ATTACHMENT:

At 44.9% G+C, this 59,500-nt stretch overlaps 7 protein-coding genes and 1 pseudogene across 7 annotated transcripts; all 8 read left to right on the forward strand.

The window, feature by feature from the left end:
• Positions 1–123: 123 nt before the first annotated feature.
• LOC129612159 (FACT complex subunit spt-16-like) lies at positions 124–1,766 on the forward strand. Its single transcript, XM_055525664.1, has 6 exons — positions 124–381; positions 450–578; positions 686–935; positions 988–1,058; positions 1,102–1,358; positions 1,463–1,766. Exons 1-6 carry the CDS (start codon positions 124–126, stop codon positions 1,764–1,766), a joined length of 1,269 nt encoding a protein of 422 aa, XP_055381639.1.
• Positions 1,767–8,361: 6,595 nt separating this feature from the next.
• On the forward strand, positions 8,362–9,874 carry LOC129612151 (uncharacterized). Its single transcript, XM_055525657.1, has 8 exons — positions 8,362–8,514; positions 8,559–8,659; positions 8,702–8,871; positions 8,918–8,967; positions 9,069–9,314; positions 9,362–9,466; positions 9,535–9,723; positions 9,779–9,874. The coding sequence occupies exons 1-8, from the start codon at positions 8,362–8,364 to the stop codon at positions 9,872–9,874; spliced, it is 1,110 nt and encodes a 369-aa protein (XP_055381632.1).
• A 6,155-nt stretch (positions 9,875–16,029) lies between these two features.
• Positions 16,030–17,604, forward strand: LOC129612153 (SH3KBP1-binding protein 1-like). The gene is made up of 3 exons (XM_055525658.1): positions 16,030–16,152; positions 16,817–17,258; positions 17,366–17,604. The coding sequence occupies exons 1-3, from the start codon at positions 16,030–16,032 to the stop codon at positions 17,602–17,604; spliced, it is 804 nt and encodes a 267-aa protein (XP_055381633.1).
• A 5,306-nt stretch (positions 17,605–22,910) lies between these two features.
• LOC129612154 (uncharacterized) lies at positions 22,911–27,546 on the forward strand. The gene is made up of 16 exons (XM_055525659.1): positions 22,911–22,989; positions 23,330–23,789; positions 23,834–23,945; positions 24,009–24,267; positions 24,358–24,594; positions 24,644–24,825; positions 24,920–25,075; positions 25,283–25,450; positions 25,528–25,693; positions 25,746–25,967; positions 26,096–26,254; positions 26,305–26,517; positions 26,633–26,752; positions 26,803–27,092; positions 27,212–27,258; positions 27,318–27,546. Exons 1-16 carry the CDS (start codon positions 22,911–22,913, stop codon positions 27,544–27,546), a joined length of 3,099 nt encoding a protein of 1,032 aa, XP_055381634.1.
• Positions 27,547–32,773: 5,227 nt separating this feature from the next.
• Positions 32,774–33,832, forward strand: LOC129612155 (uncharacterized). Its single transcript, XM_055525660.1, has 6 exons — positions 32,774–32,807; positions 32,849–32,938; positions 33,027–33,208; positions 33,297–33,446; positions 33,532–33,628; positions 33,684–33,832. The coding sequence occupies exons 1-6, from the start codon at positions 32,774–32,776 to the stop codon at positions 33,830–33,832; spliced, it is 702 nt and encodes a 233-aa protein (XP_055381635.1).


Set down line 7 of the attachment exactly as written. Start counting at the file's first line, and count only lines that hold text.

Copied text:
• A 6,155-nt stretch (positions 9,875–16,029) lies between these two features.